=Imagination.=—These expressions may reveal a vivid imagination, but they are no less valuable as indices of the child’s nature on that account. It is the very refinement of cruelty to try to interdict or stifle the child’s imagination. But for the imagination of people in the past we should not have the rich treasures of mythology that so delight us all. Every child with imagination is constructing a mythology of his own, and from the gossamer threads of fancy is weaving a pattern of life that no parent or teacher should ever wish to forbid or destroy. Day by day, he sees visions and dreams dreams, and so builds for himself a world in which he finds delight and profit. In this world he is king, and only profane hands would dare attempt to dethrone him.
=The child’s experiences.=—His experiences, whether in the real world, or in this world of fancy, are his capital in the bank of life; and he has every right to invest this capital so as to achieve further increments of life. In this enterprise, the teacher is his counselor and guide, and, in order that she may exercise this function sympathetically and rationally, she must know the nature and extent of his capital. If he knows a bird, he may invest this knowledge so as to gain a knowledge of many birds, and so, in time, compass the entire realm of ornithology. If he knows a flower, from this known he may be so directed that he may become a master in the unknown field of botany. If he knows coal, this experience may be made the open sesame to the realms of geology. In short, all his experiences may be capitalized under the direction of a skillful teacher, and made to produce large dividends as an investment in life.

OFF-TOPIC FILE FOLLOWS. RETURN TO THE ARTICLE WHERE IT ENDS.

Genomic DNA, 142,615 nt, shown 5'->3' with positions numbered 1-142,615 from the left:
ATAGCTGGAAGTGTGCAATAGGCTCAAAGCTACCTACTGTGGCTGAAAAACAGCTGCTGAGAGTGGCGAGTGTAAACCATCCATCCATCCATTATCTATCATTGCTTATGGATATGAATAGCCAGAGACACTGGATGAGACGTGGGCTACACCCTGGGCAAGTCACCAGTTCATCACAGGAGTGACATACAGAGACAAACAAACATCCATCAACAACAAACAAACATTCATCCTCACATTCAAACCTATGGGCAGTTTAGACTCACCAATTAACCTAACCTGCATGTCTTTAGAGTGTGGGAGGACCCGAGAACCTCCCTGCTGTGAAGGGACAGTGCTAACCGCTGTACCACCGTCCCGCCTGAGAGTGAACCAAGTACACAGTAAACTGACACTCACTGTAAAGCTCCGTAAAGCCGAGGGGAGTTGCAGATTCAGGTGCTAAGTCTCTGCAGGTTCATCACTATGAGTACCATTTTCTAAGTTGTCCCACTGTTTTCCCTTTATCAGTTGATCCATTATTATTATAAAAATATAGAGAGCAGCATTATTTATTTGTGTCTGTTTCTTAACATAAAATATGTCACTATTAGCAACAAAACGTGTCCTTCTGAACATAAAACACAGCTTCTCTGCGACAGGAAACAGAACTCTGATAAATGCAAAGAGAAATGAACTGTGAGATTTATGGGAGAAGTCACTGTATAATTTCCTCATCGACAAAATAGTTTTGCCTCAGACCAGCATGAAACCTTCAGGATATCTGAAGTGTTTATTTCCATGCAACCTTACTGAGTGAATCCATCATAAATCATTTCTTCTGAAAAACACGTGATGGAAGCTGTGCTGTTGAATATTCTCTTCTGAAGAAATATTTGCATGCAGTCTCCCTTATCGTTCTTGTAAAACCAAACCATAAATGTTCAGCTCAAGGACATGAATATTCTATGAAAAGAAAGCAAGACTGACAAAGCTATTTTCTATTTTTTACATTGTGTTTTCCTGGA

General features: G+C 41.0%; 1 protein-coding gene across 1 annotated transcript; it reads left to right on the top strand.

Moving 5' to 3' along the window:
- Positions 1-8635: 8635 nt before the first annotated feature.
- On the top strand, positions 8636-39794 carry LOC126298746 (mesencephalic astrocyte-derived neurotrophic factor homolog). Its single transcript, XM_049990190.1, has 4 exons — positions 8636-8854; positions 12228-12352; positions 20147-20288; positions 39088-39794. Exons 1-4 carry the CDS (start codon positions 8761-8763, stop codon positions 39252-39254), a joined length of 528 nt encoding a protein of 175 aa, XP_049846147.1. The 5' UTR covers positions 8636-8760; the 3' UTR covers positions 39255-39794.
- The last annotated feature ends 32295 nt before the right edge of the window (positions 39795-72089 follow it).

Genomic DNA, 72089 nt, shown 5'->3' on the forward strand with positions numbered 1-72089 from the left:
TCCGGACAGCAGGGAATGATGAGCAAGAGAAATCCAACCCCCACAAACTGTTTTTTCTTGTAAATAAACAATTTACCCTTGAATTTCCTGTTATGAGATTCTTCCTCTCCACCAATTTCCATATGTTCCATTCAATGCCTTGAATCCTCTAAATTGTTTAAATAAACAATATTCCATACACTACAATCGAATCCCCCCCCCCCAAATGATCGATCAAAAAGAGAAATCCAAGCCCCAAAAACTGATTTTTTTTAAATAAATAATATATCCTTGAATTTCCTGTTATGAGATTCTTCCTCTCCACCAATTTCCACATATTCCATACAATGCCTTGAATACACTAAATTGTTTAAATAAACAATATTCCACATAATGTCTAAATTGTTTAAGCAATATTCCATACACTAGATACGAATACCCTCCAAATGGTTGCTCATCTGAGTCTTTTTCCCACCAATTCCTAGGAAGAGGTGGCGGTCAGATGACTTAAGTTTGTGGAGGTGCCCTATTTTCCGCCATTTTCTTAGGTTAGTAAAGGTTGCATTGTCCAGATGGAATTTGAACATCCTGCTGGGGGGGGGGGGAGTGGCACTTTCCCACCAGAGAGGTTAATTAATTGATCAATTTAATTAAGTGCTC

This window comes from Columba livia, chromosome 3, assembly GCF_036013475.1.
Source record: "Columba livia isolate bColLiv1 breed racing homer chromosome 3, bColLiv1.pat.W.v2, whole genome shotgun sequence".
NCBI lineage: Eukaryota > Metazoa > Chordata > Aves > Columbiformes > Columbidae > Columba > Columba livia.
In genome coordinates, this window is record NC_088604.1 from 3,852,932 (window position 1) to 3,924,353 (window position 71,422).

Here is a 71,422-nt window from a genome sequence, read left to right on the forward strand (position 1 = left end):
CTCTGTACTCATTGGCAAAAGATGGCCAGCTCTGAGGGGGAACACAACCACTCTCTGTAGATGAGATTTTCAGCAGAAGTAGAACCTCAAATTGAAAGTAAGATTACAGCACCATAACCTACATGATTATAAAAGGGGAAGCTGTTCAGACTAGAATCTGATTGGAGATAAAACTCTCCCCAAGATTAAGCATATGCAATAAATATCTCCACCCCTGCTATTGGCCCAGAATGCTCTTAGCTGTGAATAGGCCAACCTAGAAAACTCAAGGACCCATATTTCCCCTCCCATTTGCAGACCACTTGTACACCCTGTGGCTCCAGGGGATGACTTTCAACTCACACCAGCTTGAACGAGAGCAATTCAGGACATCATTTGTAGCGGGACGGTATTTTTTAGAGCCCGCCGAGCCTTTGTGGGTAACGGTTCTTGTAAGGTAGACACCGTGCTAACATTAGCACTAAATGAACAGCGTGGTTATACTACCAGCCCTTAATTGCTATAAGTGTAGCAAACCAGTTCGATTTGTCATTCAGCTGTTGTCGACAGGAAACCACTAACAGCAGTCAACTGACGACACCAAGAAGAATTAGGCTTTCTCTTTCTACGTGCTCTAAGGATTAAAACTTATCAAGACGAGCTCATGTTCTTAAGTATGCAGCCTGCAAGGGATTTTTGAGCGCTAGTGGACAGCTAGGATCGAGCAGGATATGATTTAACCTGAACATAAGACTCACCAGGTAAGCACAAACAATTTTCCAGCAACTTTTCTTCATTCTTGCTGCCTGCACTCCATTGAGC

=Relation to school work.=—Thus the school becomes, for the child, a place of and for real life, and not a place detached from life. There he lives effectively, and joyously, because the teacher knows how to utilize his experiences and native dispositions for the enlargement of his life. He has no inclination to become a deserter or a tenant, for life is agreeable there, and the school is made his chief interest. His work is not doled out to him in the form of tasks, but is graciously presented as a privilege, and as such he esteems it. There he learns to live among people of differing tastes and interests without abdicating his own individuality. There he learns that life is work and that work is the very quintessence of life.
QUESTIONS AND EXERCISES
1. How should dividends on school investments be estimated?
2. What are the inherent rights of childhood?
3. What use may be made of play in the education of children?
4. Explain why adults are often unwilling to cooeperate through lack of opportunity to play in childhood.
5. Illustrate from your own knowledge and experience how the exercise of native tendencies may be the means of education.